Screen Language 2

Subject FLTV90017 (2016)

Note: This is an archived Handbook entry from 2016.

Credit Points: 25
Level: 9 (Graduate/Postgraduate)
Dates & Locations:

This subject has the following teaching availabilities in 2016:

Year Long, Southbank - Taught on campus.
Pre-teaching Period Start not applicable
Teaching Period 17-Feb-2016 to 23-Oct-2016
Assessment Period End 18-Nov-2016
Last date to Self-Enrol 26-Feb-2016
Census Date 31-May-2016
Last date to Withdraw without fail 23-Sep-2016

Timetable can be viewed here. For information about these dates, click here.
Time Commitment: Contact Hours: 75 hours - 40 hours of lectures (taught intensively over 6 days), 35 hours of workshops/tutorials
Total Time Commitment:

280 hours

Prerequisites: None
Corequisites: None
Recommended Background Knowledge:

Screen directing experience is highly recommended

Non Allowed Subjects: None
Core Participation Requirements:

For the purposes of considering request for Reasonable Adjustments under the Disability Standards for Education (Cwth 2005), and Student Support and Engagement Policy, academic requirements for this subject are articulated in the Subject Overview, Learning Outcomes, Assessment and Generic Skills sections of this entry.

It is University policy to take all reasonable steps to minimise the impact of disability upon academic study, and reasonable adjustments will be made to enhance a student's participation in the University's programs. Students who feel their disability may impact on meeting the requirements of this subject are encouraged to discuss this matter with a Faculty Student Adviser and Student Equity and Disability Support:


Mr Steve Thomas, Ms Sandra Sciberras, Ms Shannon Owen


Sandra Sciberras

Subject Overview:

Screen Language 2 teaches craft skills in master classes covering major aspects of direction in Semester One. This subject also includes discussion and analysis of the world created in the short/television/new media and feature film formats and its effect on audience engagement. This subject is delivered in practical based workshops, lectures, as well as group tutorials and content is varied depending on the strand of study, Narrative or Documentary.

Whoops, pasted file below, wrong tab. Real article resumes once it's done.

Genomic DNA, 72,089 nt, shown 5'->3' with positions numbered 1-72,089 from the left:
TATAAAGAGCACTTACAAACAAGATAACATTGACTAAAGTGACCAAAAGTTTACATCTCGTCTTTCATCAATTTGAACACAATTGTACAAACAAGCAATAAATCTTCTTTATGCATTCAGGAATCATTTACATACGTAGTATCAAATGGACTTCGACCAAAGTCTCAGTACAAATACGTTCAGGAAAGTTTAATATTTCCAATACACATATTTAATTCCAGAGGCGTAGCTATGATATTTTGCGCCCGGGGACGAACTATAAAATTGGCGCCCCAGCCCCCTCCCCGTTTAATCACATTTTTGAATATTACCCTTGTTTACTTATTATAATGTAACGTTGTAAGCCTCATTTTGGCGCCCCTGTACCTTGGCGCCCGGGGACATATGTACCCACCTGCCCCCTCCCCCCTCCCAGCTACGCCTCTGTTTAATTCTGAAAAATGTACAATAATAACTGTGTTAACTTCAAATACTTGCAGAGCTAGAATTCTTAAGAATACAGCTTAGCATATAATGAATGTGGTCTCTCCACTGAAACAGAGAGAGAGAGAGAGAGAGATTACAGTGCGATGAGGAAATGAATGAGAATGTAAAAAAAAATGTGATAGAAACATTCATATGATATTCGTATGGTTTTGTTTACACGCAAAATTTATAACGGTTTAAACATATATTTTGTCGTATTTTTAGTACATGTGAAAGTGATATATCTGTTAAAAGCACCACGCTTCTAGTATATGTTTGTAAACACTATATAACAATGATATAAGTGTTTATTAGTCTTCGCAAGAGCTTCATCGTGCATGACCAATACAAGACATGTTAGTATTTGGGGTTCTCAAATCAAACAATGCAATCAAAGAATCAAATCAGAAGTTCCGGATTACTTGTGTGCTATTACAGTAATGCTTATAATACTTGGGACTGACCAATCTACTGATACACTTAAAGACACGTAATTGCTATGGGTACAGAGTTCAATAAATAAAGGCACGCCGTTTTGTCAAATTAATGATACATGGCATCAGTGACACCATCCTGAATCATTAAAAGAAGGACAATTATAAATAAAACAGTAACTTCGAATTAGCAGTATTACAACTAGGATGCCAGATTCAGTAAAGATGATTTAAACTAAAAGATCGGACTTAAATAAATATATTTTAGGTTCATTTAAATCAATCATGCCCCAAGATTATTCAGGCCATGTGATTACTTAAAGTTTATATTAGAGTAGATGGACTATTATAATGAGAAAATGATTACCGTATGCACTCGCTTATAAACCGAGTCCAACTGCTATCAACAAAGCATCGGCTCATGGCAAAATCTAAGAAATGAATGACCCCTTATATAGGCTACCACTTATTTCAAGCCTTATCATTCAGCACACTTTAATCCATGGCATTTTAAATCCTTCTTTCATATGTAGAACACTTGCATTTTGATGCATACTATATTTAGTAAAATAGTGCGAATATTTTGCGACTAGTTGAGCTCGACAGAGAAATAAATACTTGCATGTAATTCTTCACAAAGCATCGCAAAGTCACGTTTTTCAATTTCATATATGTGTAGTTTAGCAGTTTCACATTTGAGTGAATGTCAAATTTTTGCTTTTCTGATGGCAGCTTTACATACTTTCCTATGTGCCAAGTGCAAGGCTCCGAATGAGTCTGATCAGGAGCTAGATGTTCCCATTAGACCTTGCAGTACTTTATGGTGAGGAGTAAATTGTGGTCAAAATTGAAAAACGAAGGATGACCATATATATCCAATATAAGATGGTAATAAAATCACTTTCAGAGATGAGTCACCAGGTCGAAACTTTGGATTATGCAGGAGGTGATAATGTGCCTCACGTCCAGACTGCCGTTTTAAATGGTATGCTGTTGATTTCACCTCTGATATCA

Learning Outcomes:

At completion of this subject, a student should be able to:

For Narrative and Documentary:

• demonstrate an understanding in practical terms of performance methodology or performance/interview techniques for the screen;

• create the construction of scenes by performance or coverage;

• demonstrate a directorial approach to new media and audience/s.

• demonstrate directorial techniques for all aspects of filmmaking including camera/sound/editing/art direction/performance or interview techniques/outcomes in the student’s major production.

• demonstrate an ability to articulate visual storytelling.


Visual Screen Language Exercises (equivalent to 3,000 words) - mid semester one - 30%

Related Industry Folio: Electronic Press Kit (EPK) Part A Students research and provide a comprehensive folio based on a short film intended for marketing, including all short documents and photographs. (equivalent to 1,000 words) - mid semester one - 10%

Class/Workshop/Lecture Participation Participation assessed on criteria of engagement, ability to discuss and give/receive feedback and teamwork skills - end of semester one - 10%

Related Industry Folio: Extensive Electronic Press Kit (EPK)
Part B Students research and provide a comprehensive folio intended for marketing and distributing their major production. Including all short documents and photographs. (equivalent to 2000 words) - end of semester two - 25%

Director’s Paper (Working Methodology): Self critical assessment paper including working methodology (2500 words) - end of semester two - 25%

Prescribed Texts: None
Breadth Options:

This subject is not available as a breadth subject.

Fees Information: Subject EFTSL, Level, Discipline & Census Date
Generic Skills:

On completing this subject students should be able to:

• lead a team and work collaboratively in all fields of the film, television and allied industries;

• apply theoretical knowledge to practical problems and present alternatives;

• develop positive self-critical and peer review skills.

Related Course(s): Master of Film and Television

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